When Jobs declared nuclear war on Android, he was exercising the advancing paranoia that guided much of his final years. He admitted that he stole other ideas for his products but reviled Android for doing the same – even though any rational observer who followed evolving tech could see that it wasn’t theft at all, merely parallel evolution.

    • immovableobject

      Marshal, Android was originally intended to support a blackberry-like phone with small screen and tactile keyboard, not a keyboard-less PDA-like device, and certainly not a multi-touch device. This is a matter of fact. The original drawings have been published. Google, after seeing the iPhone, completely changed course. After all, they had a mole on Apple’s board of directors.

      Sure there were large screen PDA’s, but they were all stylus-based. The iPhone was in fact criticized for NOT using a stylus. Today, how many Android phones can you name that use a stylus?

      You can argue that Apple’s influences were there for anybody to use, and perhaps had it not been the iPhone, some other company would have eventually produced a similar form factor phone. But the iPhone OS also offered a radical improvement in usability compared to existing phones and PDA’s of the day. People seem to forget just how different it was. Just as MS Windows copied the Mac (after Apple took the risks and demonstrated with the Mac that a GUI was viable and not just a lab curiosity), Android was modeled after the iPhone’s OS which has became the blueprint for smart phones going forward.

      The pattern is typical. Apple releases something boldly different from the status quo. Competitors and their fans initially criticize it for being different. Consumers actually use it and validate it. Competitors inevitably and blatantly treat Apple’s designs as a spec for their upcoming products, and then claim (in hindsight) that all of Apple’s design decisions were obvious.

    • Nobody ever has an original idea. the people who have the original ideas will not get any credit for them. Take a look at Steve Jobs and Bill Gates. These men worked together to develop the first “user friendly” os. They went their seperate ways to form Apple and Microsoft. J. Presper Eckert and John Mauculy are credited with the first build of an computer. So everyone steals of everyone.. but id dosent matter. you really need to apreciate the technology that is here…. everyone has made their money and everyone is happy… it does not matter what company is better? who stole from who. It’s just companies surviving in the technological world. (sorry for my english)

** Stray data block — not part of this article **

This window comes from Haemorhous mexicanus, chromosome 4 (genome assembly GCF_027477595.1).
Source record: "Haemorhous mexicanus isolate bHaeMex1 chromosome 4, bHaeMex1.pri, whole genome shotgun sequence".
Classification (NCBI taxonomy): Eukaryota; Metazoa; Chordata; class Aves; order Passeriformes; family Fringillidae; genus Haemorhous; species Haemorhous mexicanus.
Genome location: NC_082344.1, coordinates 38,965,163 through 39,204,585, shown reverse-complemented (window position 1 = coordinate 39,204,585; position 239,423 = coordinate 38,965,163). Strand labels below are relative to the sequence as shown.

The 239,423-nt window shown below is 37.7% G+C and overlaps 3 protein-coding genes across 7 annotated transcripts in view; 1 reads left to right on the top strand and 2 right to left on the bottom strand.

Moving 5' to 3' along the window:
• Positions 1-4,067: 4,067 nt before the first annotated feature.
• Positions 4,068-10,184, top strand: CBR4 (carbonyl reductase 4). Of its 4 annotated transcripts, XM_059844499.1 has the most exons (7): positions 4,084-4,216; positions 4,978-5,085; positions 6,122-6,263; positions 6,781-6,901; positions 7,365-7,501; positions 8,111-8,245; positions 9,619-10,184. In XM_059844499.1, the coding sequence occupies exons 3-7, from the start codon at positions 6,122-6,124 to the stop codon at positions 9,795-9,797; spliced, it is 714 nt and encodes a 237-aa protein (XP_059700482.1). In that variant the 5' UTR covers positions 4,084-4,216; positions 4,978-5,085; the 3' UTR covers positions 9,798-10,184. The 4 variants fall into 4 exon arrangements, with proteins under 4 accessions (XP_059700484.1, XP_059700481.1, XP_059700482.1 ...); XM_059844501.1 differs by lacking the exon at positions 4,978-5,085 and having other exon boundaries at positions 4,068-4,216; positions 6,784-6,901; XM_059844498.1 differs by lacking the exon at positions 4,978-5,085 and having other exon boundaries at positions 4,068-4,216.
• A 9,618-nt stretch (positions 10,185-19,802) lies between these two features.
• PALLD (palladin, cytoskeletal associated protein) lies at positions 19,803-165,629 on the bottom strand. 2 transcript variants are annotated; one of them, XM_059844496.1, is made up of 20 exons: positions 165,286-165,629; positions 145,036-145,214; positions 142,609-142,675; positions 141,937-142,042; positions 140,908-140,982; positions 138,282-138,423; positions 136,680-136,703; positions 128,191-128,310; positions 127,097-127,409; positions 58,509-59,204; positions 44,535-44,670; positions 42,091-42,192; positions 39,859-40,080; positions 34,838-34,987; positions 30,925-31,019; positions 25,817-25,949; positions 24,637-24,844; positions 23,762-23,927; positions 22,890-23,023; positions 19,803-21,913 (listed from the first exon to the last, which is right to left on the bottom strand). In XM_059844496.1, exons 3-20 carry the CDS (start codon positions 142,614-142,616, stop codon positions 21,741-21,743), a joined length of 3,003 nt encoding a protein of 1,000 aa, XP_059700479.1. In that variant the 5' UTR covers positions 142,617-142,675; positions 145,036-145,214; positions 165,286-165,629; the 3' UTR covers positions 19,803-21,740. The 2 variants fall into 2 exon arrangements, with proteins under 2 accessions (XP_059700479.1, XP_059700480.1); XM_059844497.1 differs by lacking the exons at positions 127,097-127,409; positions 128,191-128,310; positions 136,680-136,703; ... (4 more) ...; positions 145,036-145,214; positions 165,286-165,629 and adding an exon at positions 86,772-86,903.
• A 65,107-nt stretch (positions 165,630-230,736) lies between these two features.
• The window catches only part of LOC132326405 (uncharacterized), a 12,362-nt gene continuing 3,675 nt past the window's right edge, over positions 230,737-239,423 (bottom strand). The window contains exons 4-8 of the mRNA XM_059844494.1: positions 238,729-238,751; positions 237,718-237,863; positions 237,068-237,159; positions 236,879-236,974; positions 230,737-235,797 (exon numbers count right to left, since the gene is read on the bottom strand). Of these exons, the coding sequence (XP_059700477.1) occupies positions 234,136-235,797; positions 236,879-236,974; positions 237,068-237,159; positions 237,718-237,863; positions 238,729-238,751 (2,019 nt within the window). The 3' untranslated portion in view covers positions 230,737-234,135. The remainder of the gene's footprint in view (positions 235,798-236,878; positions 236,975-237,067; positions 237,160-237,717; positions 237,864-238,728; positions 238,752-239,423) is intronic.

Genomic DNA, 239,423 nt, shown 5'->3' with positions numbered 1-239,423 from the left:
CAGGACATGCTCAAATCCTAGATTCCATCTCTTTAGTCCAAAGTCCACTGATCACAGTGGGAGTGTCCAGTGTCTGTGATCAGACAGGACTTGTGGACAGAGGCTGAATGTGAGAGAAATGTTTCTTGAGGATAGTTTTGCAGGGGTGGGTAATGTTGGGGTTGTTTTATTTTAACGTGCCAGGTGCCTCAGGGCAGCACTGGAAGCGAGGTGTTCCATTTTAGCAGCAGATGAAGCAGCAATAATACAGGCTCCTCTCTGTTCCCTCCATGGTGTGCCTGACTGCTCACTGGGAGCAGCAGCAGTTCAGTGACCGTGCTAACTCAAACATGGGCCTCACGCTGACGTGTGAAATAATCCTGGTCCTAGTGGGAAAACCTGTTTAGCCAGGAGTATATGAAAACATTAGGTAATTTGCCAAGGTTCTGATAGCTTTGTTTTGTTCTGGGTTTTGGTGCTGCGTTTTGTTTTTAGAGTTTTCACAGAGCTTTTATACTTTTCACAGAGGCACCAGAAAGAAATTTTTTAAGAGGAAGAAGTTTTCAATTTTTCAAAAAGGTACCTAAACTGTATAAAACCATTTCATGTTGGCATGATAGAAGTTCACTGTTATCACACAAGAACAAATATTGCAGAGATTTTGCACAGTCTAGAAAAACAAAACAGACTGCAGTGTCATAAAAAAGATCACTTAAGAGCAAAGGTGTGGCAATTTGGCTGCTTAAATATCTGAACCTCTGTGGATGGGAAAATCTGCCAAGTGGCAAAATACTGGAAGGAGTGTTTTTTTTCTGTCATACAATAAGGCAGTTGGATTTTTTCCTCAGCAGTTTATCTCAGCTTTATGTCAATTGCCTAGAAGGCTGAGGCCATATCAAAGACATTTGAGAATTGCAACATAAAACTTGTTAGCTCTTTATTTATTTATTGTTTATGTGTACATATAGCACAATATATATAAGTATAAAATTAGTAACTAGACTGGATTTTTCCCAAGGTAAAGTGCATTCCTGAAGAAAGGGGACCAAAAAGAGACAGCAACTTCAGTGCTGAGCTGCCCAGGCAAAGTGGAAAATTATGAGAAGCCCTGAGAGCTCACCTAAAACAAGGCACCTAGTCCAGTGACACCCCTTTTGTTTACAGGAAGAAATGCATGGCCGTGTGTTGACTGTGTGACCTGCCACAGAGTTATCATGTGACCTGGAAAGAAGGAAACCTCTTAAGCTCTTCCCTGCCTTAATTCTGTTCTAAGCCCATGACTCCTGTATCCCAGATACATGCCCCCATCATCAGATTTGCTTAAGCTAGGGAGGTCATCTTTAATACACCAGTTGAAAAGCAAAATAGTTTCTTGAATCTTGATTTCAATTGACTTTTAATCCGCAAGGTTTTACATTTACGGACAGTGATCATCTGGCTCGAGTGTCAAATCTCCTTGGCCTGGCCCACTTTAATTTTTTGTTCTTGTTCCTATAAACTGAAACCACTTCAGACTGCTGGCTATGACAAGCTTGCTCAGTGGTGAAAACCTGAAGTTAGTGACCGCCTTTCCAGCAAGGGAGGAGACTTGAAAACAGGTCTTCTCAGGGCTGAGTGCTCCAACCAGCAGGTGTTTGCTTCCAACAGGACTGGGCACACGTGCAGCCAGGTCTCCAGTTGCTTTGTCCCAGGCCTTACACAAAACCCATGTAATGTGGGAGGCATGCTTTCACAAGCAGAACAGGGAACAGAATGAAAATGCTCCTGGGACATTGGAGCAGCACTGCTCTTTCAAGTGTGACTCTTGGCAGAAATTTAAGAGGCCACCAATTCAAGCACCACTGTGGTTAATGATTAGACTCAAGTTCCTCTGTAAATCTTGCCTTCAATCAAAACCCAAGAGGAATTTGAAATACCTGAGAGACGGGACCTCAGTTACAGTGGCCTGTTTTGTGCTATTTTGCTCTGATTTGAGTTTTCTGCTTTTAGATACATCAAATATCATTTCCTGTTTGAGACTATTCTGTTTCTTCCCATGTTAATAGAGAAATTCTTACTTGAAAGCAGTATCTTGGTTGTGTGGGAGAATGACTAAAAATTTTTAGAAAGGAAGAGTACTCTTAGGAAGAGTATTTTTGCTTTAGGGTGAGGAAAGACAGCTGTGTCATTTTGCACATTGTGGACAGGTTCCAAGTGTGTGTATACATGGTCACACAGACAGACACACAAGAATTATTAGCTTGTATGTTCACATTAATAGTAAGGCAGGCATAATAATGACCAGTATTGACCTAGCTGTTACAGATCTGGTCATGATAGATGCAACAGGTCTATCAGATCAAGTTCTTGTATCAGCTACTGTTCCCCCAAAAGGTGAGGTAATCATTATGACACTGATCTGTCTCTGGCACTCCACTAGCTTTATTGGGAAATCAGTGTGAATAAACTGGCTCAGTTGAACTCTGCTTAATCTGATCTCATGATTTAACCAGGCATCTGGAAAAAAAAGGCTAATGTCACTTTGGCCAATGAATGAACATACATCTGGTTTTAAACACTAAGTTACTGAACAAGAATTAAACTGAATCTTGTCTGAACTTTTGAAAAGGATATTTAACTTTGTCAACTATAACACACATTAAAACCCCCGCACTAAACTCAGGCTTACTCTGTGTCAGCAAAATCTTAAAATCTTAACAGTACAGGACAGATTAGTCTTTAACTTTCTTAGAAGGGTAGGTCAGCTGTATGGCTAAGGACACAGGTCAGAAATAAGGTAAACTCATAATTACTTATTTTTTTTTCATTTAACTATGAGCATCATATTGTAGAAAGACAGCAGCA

• immovableobject

      HecTlic, Steve Jobs and Bill Gates did not “work together” to develop the first user friendly OS. Bill’s involvement with Apple started with Microsoft supplying floating point BASIC for the Apple II ROM. No GUI there. The Lisa was Apple’s first GUI computer, and was inspired by a demonstration witnessed at Xerox PARC (and without the benefit of any of Xerox’s code). More to the point, Bill Gates had nothing to do with its development. At the time, Microsoft was busy licensing it’s command line MSDOS to IBM PC clone makers, and doing quite well.

      The Lisa flopped for a number of reasons including its $10,000 price tag. Apple’s next GUI computer was the Mac which was one quarter the cost and better in almost every way. Bill Gates had nothing to do with its development either. Microsoft was however given pre-release access to the Mac OS API’s so that they could write some of the first 3rd party apps for it (a version of BASIC and a spreadsheet called Multiplan. I owned them both and they were atrocious).

      Bill Gates quickly realized that GUI’s were the future, and as Steve jobs had no interest in licensing the Mac OS to other computer makers, saw an opportunity and set about creating a Microsoft GUI OS eventually to be known as MS Windows. Instead of doing anything radically different than the Mac OS, they chose to copy its proven look and feel with only a few minor changes. Even with the Mac API’s to analyze and reverse engineer, it took Microsoft years to get Windows working well enough to approach the usability of the Mac.

      You ask if it matters who is better or who stole for whom? Maybe not. But it bugs me to see revisionist history propagating as fact. Apple has always been at the forefront of consumer technology.